When Philadelphia District Attorney Larry Krasner announced that he was endorsing Sen. Elizabeth Warren for president, some of his supporters who back Sen. Bernie Sanders lashed out:
“Cancel Krasner.” “Legendary sellout."
“If our revolution helped him get elected, wtf is he doing backing Warren?” went the Twitter responses.
Krasner, viewed as one of the nation’s most progressive prosecutors and a liberal darling, was courted by Warren and Sanders. His backing of Warren surprised some because of the overlap between Sanders’ and Krasner’s supporters in Philadelphia, as elsewhere. Reclaim, the group formed by Sanders supporters after he lost in the 2016 Democratic campaign, helped get Krasner elected district attorney in 2017.
The backlash — however concentrated — reveals friction between liberal voting blocs in the Democratic Party and the difficulty of building a coalition in a heated primary race.
On Thursday, Krasner downplayed the discontent as limited to a tiny corner of the internet. He noted similarities between the two senators and his belief that backers of either candidate would support the other in the general.
“Bernie Sanders and Elizabeth Warren are not attacking each other, in debates and on the campaign trail, because they know better,” Krasner said. “They understand that we are in a moment when the country is going to reject Donald Trump in favor of a more progressive vision than Joe Biden can offer, and it would be foolish in the extreme for these two friends and allies … to turn on each other.”
Sanders’ base is fiercely loyal. Supporters give money to him so frequently he tops the charts in donations received. And few of his supporters donate to other candidates. Many felt he wrongfully lost in 2016 and see him as the original and most authentic banner-carrier for the movement. When the Working Families Party endorsed Warren this summer, a handful of Sanders supporters sent hundreds of angry messages to staffers at the organization.
While Reclaim Philly helped Krasner win in the city with a large cohort of progressive younger voters in the Fishtown, Southwest Center City, and West Philadelphia neighborhoods, his victory was also the result of a broader coalition, including support in many of the city’s predominantly African American neighborhoods. Reclaim has yet to endorse a candidate for president. Its political director, Amanda Mcillmurray, said Krasner’s endorsement was surprising but not a shock.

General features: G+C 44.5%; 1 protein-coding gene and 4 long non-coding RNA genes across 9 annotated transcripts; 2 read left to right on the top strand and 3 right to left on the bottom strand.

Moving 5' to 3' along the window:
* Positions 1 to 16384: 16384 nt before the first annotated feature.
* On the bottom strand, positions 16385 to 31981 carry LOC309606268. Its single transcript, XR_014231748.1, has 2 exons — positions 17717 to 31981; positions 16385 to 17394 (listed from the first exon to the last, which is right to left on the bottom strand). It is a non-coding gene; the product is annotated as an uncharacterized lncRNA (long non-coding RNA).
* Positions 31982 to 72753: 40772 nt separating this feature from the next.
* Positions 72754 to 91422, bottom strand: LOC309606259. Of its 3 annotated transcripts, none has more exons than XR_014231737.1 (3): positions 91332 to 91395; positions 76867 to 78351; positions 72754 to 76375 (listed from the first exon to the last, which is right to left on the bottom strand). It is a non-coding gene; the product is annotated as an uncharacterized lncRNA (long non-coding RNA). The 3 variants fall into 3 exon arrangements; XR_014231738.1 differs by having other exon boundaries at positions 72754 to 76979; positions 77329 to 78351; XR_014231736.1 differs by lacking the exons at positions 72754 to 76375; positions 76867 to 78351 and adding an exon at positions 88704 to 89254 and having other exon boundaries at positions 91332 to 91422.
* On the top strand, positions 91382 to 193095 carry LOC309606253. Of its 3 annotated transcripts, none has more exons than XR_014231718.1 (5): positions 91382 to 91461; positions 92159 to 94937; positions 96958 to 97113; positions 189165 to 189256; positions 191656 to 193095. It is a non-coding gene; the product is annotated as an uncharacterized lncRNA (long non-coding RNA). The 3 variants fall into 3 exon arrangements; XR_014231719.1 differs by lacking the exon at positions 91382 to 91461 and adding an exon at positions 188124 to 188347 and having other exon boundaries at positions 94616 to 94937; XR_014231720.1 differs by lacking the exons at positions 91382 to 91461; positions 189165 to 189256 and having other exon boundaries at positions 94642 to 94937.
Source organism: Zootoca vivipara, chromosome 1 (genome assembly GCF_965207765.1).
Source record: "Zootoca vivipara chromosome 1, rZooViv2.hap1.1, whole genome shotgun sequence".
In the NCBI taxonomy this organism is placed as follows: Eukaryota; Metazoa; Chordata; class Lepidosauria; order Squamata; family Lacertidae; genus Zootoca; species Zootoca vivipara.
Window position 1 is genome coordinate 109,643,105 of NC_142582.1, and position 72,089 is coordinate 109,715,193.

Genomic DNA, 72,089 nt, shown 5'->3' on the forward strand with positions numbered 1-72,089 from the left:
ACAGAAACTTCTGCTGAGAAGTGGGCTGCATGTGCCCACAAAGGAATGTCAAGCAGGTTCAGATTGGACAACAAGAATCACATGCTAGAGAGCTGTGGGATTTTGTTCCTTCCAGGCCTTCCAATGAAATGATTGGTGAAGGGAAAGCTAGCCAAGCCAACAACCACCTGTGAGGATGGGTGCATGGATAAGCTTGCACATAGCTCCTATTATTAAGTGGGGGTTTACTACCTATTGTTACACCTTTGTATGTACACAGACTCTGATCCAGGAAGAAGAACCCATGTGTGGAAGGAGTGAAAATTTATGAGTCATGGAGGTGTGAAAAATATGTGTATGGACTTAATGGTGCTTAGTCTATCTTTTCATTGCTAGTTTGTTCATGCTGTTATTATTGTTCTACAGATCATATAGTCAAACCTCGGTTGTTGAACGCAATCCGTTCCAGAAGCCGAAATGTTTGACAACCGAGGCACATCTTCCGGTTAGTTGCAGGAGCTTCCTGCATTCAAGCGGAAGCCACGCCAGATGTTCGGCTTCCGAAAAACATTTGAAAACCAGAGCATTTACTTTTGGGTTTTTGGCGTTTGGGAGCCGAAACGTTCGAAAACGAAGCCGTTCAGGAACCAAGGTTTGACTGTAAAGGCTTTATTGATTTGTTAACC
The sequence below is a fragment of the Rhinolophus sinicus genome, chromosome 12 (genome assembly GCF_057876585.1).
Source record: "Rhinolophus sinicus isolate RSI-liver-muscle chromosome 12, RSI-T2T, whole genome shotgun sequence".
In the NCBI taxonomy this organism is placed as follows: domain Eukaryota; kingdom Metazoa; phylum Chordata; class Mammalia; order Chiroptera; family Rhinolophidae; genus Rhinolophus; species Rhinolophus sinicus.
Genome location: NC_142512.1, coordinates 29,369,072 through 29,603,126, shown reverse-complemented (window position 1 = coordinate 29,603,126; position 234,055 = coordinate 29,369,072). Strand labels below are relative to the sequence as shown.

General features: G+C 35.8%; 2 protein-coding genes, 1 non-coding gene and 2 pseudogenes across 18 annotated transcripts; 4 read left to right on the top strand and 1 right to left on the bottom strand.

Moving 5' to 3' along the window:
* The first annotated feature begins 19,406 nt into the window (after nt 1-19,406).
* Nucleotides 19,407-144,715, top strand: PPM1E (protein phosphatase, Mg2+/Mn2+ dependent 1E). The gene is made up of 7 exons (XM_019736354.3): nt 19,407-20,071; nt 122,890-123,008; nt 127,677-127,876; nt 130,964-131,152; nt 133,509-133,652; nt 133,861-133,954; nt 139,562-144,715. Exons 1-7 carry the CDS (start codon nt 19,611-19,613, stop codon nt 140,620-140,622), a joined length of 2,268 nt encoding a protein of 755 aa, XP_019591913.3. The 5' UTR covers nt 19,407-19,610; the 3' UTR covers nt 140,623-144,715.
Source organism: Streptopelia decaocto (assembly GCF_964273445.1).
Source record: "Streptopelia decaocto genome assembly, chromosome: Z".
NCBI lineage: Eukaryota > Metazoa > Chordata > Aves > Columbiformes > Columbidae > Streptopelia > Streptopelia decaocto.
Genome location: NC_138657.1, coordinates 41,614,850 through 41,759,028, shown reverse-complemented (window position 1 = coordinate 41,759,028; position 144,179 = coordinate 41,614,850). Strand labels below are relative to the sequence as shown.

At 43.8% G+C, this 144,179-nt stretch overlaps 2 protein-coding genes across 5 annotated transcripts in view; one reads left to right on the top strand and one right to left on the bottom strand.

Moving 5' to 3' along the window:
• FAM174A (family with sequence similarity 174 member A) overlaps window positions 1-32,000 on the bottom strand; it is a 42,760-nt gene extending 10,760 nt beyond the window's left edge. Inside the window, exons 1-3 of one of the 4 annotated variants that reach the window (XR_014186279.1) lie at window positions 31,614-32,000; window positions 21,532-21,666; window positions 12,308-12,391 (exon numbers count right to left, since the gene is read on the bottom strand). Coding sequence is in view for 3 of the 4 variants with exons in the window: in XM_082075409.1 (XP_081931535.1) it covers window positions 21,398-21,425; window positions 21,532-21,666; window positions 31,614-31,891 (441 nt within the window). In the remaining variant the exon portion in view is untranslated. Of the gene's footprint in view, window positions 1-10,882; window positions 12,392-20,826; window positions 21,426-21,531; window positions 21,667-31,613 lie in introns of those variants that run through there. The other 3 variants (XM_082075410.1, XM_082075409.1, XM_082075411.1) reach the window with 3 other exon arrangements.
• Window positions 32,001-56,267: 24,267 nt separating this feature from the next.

“I think people put a lot of stock in this one politician is going to be able to change things and feeling like their hope is being stolen from them," Mcillmurray said. "It’s important for us to continue to hold Larry accountable, but that doesn’t mean determining who he supports in different races.”
Krasner has been a Sanders guy in the past. He voted for him. He’s been photographed in a Hindsight Is 2020 T-shirt with a picture of Sanders on it. The two did a criminal justice roundtable in May 2018.
But in the end, he said it came down to who he believes can best implement liberal policies.
Some of Sanders supporters said they see Warren as more moderate, despite proposals considered liberal.
“Just the fact that she was a Republican," said Nikki Walter, a Sanders supporter who lives in West Philly. “I mean, she voted for early-stage-dementia Reagan.” (Warren has said in interviews that she did not vote for Ronald Reagan)
But Walter said she’d gladly back Warren if she is the nominee and thinks the frustration is mostly bluster.
“In my experience and my circles, it tends to be that people who are on Twitter and care that much about politics tend to just lose their mind a little bit," she said. "I think that some people are kind of in a rush to Hillary-ize [Warren] and I don’t think she’s that far right.”
Others insisted that when it comes to criminal justice reform, Sanders has the better track record.
“As someone who volunteered for [Krasner’s] campaign, I’m definitely disappointed,” said Jonah Gardner of the Philadelphia chapter of Democratic Socialists of America, which has endorsed Sanders. “If Krasner is opposed to change on the scale Bernie is arguing for, it makes me wonder how committed he still is to this fight.”
Mcillmurray said she personally supports Sanders (she was a delegate for him and a campaign staffer) but Warren is a close second.
“Both are saying things aren’t working, and we need to radically transform what’s happening," she said. "They just have a little bit different ideas of how.”
Krasner stressed that even Sanders has voiced support for a Warren presidency: “I have not forgotten and no one should forget that Bernie Sanders, early in his prior campaign for president, said the only reason he ran was that he couldn’t persuade his friend Elizabeth Warren to run for president. I heard what he said, and I remembered what he said."
This story has been updated to reflect that Sen. Warren has said she did not vote for Ronald Reagan.